Introduction Unexplained chest pain is potentially attributable to gastro-oesophageal reflux disease (GORD) or oesophageal motility disorders. Reflux chest pain may occur without heartburn. We explored the response of unexplained chest pain to proton pump inhibitor (PPI) therapy in randomised clinical trials (RCTs), differentiating patients with and without objective evidence of GORD.
Methods PubMed and Embase were systematically searched for RCTs that reported chest pain response to PPIs in patients who had had pH-monitoring and/or endoscopy to differentiate GORD-positive from GORD-negative subpopulations. Heterogeneity among studies was assessed using the Cochran Q and I2 statistics, and a fixed effect model was applied. Possible publication bias was assessed by Egger's test.
Results Six RCTs met the inclusion criteria. All used 24 h pH monitoring and/or endoscopy to define GORD-positive patients and improvement in chest pain to define response (five used ≥50%; one used ≥20%). The therapeutic gain of >50% improvement with PPIs relative to placebo was 56–85% in GORD-positive and 0–17% in GORD-negative patients. The RR of >50% improvement in chest pain with PPI versus placebo was 4.3 (95% CI 2.8 to 6.7; p<0.0001) for GORD-positive and 0.4 (95% CI 0.3 to 0.7; p=0.0004) for GORD-negative patients. Concomitant heartburn varied among trials from being an exclusion criterion to being essentially concordant with GORD-positive status.
Conclusions Unexplained chest pain in patients with endoscopic or pH-monitoring evidence of GORD tends to improve, but not resolve, with PPI therapy, whereas GORD-negative patients have little or no response. Heartburn was a poor predictor of whether patients with chest pain were GORD-positive or GORD-negative by objective testing.
- Chest pain
- Gastroeso phageal reflux
- proton pump inhibitors
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Significance of this study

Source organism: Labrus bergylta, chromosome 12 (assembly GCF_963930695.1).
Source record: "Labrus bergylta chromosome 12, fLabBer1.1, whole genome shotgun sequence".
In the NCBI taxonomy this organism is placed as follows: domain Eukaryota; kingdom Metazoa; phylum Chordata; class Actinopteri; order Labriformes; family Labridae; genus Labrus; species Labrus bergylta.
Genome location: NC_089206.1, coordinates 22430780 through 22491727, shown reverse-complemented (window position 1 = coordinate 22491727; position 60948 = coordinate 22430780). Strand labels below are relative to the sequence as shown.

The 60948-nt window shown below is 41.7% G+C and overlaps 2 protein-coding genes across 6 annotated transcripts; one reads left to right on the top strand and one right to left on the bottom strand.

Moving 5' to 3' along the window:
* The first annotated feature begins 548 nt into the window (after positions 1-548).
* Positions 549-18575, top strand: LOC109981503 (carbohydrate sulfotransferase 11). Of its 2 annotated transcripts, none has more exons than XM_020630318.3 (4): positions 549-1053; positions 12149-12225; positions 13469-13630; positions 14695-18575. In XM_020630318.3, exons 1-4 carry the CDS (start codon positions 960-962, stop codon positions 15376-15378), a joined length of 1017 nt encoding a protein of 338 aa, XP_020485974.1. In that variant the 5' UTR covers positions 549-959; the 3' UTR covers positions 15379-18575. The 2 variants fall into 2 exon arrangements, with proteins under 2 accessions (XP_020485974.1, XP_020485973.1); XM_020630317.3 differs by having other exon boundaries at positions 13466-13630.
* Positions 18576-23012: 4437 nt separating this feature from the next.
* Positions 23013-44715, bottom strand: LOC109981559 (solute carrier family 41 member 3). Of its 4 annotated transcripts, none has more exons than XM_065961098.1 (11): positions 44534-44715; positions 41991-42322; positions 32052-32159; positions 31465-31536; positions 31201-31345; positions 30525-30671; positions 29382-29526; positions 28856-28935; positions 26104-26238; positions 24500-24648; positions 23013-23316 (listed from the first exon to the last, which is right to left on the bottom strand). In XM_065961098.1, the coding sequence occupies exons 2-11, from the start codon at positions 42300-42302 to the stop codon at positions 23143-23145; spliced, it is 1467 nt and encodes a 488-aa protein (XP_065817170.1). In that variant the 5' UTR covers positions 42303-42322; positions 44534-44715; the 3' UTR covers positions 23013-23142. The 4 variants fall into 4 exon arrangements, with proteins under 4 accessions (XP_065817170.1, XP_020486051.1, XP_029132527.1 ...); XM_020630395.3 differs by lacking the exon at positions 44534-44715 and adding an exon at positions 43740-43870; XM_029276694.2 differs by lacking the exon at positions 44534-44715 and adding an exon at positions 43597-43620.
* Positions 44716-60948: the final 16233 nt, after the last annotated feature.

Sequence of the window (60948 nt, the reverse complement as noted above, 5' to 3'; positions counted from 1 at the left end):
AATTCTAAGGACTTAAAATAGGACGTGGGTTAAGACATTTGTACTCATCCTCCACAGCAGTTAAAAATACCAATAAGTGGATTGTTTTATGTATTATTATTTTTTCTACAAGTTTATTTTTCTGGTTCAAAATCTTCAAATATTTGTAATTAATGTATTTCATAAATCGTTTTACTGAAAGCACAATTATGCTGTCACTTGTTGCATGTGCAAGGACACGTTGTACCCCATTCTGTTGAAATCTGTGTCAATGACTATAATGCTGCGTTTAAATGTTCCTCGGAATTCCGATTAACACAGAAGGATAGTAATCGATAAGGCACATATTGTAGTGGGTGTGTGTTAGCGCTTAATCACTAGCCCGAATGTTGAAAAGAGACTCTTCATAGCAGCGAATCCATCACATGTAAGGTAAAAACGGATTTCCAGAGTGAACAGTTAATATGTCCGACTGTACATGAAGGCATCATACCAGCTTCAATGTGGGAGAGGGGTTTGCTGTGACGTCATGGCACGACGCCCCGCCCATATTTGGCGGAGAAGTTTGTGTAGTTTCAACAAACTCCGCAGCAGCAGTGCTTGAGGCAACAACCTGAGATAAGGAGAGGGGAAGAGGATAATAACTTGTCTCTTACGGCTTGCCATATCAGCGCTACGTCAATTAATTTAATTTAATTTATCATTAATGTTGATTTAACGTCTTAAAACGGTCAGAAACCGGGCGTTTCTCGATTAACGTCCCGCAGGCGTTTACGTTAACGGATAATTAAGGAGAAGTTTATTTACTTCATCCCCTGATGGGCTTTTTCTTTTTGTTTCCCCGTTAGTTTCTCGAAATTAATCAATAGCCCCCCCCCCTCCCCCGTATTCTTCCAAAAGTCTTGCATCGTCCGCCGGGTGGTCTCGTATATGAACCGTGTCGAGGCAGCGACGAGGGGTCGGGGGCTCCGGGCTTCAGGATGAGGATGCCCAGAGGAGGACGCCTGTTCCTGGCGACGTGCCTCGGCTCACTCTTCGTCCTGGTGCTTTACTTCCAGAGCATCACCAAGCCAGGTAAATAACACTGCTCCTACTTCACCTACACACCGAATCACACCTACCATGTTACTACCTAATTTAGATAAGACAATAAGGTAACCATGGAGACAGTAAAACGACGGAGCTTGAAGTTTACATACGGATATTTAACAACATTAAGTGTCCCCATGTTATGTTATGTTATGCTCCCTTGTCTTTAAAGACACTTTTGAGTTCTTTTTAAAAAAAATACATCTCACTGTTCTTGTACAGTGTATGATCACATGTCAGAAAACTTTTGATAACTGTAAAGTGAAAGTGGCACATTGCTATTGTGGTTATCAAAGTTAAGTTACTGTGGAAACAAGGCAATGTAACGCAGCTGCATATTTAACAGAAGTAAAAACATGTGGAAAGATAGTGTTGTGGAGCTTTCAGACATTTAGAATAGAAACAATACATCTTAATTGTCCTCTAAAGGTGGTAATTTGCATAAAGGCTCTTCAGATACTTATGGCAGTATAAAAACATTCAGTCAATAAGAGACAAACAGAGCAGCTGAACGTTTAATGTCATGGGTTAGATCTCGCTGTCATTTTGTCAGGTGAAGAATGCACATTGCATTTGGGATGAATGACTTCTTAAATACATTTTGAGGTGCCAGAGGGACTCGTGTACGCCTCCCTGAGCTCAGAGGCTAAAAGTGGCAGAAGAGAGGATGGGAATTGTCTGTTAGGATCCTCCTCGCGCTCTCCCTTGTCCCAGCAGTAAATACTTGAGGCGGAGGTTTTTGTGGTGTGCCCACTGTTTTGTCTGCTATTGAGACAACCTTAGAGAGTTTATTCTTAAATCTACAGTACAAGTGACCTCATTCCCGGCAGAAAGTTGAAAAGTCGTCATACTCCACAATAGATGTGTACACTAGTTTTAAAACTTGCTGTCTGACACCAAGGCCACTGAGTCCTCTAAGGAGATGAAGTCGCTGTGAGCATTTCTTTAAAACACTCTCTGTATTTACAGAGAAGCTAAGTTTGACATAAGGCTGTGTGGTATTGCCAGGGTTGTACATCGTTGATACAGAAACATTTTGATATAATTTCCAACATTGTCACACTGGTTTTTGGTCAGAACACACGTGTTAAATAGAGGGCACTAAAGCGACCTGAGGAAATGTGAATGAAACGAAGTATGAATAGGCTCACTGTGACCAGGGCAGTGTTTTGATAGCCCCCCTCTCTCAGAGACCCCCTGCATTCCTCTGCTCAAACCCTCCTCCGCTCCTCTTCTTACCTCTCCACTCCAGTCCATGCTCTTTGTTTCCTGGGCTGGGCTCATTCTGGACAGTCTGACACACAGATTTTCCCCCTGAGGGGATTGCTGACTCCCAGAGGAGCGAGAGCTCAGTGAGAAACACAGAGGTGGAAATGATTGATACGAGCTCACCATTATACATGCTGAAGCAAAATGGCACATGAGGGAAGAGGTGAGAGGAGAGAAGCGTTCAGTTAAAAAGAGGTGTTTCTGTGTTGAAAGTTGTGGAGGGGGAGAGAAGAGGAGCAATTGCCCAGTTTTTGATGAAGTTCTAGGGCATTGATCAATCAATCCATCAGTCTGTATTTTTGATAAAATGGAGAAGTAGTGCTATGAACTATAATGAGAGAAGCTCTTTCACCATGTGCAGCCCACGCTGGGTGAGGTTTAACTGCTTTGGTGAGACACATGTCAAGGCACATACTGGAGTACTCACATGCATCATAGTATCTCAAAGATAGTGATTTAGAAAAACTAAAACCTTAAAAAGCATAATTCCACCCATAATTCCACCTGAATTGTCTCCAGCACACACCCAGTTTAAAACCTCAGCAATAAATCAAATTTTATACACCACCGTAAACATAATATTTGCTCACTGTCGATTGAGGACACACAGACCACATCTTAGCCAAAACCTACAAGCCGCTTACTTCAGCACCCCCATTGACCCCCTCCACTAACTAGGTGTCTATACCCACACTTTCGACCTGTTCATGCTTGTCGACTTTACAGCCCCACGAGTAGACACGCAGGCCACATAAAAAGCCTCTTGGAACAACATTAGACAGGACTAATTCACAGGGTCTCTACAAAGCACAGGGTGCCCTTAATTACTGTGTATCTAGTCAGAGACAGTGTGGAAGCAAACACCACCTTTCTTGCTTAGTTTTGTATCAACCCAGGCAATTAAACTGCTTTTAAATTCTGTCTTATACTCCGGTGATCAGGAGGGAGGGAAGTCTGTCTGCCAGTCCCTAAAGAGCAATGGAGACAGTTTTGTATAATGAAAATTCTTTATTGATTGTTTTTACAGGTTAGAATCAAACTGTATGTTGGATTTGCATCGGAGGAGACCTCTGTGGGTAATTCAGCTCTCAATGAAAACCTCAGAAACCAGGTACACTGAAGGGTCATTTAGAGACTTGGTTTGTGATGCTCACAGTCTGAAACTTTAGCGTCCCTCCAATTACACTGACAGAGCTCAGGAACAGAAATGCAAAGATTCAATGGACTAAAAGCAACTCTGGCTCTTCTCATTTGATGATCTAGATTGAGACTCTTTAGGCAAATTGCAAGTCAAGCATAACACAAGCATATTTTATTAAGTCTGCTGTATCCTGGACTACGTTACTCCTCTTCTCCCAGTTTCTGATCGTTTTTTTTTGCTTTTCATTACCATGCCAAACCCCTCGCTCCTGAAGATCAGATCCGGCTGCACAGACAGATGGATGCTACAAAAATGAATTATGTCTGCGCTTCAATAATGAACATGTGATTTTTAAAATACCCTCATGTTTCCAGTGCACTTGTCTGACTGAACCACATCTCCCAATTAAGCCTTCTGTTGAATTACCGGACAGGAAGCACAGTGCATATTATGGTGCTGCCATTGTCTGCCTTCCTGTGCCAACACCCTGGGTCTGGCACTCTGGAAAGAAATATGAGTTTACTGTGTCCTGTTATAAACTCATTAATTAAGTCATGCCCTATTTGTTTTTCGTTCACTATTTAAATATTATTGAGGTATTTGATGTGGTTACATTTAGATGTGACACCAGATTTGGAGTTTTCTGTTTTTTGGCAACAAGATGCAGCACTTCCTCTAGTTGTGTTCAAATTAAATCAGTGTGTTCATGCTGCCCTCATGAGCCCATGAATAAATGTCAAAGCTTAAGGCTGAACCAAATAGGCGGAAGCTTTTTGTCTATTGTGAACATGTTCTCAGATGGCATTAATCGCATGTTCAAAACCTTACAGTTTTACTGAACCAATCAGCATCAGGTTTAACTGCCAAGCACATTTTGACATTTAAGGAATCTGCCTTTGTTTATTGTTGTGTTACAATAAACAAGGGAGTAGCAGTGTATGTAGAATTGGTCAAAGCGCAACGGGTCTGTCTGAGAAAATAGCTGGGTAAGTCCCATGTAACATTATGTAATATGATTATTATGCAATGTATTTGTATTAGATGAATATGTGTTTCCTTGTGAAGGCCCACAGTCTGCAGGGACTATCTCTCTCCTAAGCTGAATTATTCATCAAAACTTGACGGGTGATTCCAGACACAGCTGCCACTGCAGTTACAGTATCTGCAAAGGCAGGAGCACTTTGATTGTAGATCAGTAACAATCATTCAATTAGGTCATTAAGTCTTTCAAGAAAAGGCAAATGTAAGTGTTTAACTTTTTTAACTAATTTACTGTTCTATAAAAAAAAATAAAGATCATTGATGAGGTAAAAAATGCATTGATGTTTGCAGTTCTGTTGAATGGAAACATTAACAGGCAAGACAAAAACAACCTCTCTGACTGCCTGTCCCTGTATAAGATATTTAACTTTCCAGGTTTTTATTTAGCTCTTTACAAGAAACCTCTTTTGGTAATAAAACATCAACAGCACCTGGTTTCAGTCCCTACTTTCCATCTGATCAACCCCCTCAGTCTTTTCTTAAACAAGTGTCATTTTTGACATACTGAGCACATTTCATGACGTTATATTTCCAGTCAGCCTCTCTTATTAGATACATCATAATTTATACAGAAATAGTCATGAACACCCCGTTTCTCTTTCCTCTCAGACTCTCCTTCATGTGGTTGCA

What is already known about this subject?
Possible oesophageal causes of chronic chest pain include gastro-oesophageal reflux disease (GORD) and oesophageal dysmotility.
Reflux-related chest pain may occur with or without concomitant typical symptoms of GORD.
Response of chest pain to empiric treatment with a proton pump inhibitor (PPI) has been suggested as a diagnostic tool to identify GORD as the cause of chest pain.
What are the new findings?
Systematic review of six randomised, placebo-controlled trials indicates that:
Chest pain in patients with abnormal oesophageal acid exposure and/or reflux oesophagitis tends to respond to PPI treatment, whereas patients without objective evidence of GORD have little or no response.
The therapeutic gain of >50% improvement with PPIs relative to placebo was 56–85% in GORD-positive and 0–17% in GORD-negative patients.
The presence of concomitant heartburn was a poor predictor of whether patients with chest pain responded to PPI therapy or not.
How might it impact on clinical practice in the foreseeable future?
The studies examined support the use of endoscopy and ambulatory pH monitoring in a management algorithm for patients with unexplained chest pain who either fail to respond or are unsatisfied with a trial of PPI therapy.